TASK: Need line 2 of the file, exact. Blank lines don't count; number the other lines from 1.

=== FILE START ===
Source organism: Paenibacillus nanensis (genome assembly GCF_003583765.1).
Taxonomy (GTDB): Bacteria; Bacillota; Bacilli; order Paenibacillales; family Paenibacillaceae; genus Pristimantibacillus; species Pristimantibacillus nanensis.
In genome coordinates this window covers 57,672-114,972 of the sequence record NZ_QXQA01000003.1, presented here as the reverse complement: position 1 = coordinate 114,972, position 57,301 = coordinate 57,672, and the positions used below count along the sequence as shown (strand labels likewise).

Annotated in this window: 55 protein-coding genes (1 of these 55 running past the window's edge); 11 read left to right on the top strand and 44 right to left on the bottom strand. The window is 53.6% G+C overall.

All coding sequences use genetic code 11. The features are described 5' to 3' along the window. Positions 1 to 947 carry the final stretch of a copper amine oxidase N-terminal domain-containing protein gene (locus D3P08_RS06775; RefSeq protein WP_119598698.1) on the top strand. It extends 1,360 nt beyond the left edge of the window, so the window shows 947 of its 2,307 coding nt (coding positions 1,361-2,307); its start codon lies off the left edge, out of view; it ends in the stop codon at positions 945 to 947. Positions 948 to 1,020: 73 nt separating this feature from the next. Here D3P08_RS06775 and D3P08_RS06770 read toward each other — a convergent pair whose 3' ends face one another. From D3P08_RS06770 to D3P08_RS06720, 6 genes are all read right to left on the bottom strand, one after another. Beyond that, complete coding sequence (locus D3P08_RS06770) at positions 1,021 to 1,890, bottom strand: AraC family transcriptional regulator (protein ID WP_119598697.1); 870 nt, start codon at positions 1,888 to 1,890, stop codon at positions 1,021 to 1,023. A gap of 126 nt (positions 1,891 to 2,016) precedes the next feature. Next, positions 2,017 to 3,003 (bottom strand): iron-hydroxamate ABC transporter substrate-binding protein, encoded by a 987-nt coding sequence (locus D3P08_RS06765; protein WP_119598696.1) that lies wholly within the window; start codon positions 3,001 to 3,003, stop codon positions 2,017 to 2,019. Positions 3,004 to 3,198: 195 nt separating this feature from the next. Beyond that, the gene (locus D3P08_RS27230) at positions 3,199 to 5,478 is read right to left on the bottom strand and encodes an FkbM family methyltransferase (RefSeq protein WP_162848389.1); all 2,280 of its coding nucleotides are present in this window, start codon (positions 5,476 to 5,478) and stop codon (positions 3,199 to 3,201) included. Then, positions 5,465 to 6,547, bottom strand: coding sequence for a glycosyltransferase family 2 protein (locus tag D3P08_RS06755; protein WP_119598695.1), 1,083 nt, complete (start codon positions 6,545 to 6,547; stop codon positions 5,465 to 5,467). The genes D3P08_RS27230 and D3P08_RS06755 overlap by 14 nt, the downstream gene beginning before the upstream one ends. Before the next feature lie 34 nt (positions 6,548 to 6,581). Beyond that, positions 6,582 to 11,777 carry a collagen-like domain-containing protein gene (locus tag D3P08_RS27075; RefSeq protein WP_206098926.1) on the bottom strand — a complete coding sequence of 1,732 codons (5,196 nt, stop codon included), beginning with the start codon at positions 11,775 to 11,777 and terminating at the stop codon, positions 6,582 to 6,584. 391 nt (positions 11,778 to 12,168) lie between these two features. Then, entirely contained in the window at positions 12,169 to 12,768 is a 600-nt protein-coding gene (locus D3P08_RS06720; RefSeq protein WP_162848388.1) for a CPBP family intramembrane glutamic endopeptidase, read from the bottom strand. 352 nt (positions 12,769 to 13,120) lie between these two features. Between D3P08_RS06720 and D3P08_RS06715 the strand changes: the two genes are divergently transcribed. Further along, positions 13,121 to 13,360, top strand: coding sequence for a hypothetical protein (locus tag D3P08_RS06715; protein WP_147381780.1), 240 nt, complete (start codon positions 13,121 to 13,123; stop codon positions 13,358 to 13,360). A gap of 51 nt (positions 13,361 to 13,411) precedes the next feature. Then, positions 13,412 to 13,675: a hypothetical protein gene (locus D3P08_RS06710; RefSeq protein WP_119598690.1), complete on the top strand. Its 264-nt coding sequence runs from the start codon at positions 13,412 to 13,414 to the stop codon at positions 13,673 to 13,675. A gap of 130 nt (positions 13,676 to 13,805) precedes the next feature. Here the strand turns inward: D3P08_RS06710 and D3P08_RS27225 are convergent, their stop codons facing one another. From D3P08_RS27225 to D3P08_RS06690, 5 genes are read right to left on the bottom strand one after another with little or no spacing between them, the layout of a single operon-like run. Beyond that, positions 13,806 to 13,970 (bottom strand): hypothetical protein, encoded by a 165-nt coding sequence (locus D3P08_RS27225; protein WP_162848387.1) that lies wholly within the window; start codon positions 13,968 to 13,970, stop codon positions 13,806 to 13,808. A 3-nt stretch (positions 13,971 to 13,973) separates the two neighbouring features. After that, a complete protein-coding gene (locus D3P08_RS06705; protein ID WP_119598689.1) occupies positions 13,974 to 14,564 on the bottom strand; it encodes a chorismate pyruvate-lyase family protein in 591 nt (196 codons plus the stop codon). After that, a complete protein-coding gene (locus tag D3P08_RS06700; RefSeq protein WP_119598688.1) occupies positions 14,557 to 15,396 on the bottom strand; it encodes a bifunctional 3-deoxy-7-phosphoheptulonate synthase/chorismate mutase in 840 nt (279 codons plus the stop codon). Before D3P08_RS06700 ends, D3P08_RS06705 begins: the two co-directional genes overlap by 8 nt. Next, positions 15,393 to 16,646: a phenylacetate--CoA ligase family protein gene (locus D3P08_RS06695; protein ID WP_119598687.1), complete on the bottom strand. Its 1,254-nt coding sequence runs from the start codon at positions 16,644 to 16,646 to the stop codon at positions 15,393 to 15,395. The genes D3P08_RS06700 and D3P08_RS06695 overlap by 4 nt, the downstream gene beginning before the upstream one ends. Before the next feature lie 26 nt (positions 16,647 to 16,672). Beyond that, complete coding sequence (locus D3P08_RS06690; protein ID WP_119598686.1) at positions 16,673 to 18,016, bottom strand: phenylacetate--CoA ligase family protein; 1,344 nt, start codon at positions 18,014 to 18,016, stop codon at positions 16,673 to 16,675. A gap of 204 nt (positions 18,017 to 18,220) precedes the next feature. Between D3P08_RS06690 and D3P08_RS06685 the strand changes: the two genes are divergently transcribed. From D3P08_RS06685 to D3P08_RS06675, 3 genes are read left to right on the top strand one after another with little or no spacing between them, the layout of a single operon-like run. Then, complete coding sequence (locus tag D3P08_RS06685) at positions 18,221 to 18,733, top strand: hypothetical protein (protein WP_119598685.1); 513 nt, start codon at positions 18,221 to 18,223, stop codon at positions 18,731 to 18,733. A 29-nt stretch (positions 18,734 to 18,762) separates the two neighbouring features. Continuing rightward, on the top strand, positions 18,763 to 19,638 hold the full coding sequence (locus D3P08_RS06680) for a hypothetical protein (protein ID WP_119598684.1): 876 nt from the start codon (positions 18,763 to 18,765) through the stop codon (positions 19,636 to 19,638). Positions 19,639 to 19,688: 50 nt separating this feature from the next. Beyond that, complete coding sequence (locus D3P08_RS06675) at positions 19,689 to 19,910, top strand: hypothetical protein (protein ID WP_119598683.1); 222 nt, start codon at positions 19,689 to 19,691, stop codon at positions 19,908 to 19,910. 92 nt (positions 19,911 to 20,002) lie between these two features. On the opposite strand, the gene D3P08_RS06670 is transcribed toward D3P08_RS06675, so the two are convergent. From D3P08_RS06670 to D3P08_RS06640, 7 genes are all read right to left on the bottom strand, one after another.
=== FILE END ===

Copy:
Taxonomy (GTDB): Bacteria; Bacillota; Bacilli; order Paenibacillales; family Paenibacillaceae; genus Pristimantibacillus; species Pristimantibacillus nanensis.